On May 6th, 1937, the Hindenburg burst into flames over the Lakehurst, NJ Naval Base, after completing a successful trip across the Atlantic. 35 of the 97 passengers (and one of the ground crew) were killed. The Hindenburg itself was a total loss, and the popularity of airships never recovered after the accident.
The loss of 36 lives and the loss of the Hindenburg were both caused by the fire aboard. The loss of popularity of airships was caused by both the loss of the Hindenburg, and by the loss of lives. The next question to ask is “Why did the fire occur?”
For the Hindenburg, this is where things start to get interesting. There are three separate theories about why the fire started. There are people who believe very strongly in each. Luckily for us, the beauty of the Cause Map form of a root cause analysis is that we can use it even if we haven’t determined which theory is correct.
The first theory is that the fire started from sabotage. Because the Hindenburg was frequently used as a Nazi propaganda tool, some thought it was almost too easy of a target for sabotage from anti-Nazi activists (who included in their number the designer of Hindenburg, Dr. Hugo Eckener.) There was even a “suspicious” character who survived the crash, a German acrobat living in America. However, eventually the FBI dismissed the idea of sabotage as a “red herring.”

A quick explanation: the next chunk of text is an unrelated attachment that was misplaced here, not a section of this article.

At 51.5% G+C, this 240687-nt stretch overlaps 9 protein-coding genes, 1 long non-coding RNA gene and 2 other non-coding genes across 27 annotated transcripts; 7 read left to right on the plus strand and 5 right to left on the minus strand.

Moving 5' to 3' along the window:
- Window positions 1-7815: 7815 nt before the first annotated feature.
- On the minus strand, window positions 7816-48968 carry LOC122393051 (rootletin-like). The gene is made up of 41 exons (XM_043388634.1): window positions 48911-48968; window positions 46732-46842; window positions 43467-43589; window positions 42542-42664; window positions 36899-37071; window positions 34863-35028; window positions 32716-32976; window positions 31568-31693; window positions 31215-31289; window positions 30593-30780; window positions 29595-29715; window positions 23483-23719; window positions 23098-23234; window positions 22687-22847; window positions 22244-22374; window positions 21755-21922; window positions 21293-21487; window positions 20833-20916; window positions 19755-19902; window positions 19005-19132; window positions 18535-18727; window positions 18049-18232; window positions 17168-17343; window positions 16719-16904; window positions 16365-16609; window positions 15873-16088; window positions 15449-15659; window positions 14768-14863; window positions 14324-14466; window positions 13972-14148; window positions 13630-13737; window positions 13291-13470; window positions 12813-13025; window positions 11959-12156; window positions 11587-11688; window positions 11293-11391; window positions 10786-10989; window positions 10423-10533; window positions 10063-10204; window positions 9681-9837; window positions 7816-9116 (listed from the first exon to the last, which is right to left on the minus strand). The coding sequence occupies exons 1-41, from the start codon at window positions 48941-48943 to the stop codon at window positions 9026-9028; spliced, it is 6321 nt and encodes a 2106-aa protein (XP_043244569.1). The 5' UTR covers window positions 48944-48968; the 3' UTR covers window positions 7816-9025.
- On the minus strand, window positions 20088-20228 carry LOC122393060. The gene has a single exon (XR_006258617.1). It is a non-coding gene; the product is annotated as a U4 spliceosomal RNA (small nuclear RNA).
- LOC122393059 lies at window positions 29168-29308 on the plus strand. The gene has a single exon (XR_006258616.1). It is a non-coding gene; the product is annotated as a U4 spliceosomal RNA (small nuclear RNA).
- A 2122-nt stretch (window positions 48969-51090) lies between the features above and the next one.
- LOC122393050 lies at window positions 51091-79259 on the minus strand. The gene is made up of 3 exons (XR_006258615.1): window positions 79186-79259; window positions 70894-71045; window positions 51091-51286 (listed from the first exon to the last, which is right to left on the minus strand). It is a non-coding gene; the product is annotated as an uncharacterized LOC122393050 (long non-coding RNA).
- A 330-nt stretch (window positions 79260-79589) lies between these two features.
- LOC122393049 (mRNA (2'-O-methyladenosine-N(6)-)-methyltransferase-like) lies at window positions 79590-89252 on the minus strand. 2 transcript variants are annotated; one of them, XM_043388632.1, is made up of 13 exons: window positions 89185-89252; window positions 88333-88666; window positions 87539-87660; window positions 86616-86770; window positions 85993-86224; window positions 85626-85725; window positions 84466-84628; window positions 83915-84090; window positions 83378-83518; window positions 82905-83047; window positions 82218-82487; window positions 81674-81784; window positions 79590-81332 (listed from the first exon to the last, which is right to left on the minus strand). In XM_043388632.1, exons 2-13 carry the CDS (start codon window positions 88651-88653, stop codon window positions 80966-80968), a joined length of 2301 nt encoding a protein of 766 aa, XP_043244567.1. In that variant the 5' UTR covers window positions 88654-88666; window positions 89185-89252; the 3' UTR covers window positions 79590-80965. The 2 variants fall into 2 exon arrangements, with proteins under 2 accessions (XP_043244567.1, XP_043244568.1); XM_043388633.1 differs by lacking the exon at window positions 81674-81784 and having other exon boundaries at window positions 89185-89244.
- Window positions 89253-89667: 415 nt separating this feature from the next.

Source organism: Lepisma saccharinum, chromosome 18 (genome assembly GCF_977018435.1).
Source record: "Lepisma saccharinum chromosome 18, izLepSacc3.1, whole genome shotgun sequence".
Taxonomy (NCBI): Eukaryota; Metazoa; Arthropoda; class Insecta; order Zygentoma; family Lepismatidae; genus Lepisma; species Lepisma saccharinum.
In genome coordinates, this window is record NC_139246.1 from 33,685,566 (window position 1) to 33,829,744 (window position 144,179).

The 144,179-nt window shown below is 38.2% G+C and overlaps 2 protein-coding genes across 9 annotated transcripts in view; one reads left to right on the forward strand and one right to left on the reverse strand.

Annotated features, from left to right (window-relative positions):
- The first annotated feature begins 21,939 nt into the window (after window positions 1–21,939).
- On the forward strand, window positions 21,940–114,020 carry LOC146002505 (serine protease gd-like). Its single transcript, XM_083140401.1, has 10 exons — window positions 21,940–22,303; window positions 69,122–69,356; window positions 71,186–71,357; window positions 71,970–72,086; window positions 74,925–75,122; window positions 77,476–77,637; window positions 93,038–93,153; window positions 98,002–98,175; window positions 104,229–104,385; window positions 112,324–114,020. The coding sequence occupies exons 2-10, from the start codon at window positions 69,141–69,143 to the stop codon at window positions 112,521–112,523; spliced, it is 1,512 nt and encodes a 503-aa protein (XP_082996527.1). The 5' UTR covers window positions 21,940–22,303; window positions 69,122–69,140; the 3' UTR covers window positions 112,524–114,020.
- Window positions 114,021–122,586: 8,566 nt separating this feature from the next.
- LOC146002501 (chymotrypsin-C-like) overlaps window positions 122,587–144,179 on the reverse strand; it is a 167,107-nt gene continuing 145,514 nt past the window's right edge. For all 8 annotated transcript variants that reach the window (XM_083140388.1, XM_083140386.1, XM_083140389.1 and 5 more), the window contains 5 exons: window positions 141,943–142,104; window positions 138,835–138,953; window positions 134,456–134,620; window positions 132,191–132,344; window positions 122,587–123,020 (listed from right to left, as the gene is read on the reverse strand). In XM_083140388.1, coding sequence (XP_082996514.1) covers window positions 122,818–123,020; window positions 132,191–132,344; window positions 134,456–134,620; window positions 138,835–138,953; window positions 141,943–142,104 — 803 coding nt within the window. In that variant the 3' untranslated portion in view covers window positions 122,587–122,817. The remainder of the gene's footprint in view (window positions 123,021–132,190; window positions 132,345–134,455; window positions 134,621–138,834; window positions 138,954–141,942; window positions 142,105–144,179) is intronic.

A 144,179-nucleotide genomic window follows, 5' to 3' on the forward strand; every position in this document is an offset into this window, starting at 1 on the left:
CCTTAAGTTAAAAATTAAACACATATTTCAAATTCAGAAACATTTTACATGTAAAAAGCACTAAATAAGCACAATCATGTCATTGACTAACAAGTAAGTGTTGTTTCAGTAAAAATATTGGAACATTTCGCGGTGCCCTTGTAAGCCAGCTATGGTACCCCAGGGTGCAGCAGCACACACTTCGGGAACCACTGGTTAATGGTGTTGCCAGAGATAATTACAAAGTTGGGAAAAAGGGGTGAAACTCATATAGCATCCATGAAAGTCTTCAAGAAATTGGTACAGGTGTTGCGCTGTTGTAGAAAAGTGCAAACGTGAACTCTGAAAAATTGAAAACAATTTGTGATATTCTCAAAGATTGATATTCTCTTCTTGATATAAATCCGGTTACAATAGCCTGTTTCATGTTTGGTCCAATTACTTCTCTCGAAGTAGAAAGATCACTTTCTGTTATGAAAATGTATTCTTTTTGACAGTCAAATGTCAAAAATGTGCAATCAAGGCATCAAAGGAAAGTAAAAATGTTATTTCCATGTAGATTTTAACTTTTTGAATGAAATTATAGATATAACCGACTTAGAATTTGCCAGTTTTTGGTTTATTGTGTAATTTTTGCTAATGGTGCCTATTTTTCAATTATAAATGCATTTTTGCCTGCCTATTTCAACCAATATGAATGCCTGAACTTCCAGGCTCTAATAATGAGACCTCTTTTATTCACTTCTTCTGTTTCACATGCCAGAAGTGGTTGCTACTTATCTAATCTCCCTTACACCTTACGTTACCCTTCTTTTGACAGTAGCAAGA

Another theory is that the fire began when static electricity ignited the flammable cover of the airship. The major proponent of this theory, Dr. Addison Bain, has run tests on pieces of the Hindenburg cover preserved from the wreck site. (This was not until 1994.) He has also found supporting evidence from historic records of the Zeppelin company.
The other theory is that static electricity ignited a flammable hydrogen-oxygen mixture. This was the original cause attributed to the disaster by the U.S. Department of Commerce’s root cause analysis investigation after the crash. There are also people who claim that Dr. Bain’s theory is physically impossible, and do not specifically champion a cause, but treat this one as the most likely.
Note that we’re not espousing a theory – we are just recording all of the possibilities. Once we have done that, the Cause Map allows us to find solutions for any potential causes. Once we have all the theories mapped out, we can use the Cause mMp as a resource to determine the solutions that are most helpful, or continue our root cause analysis investigation to determine which causes are most likely.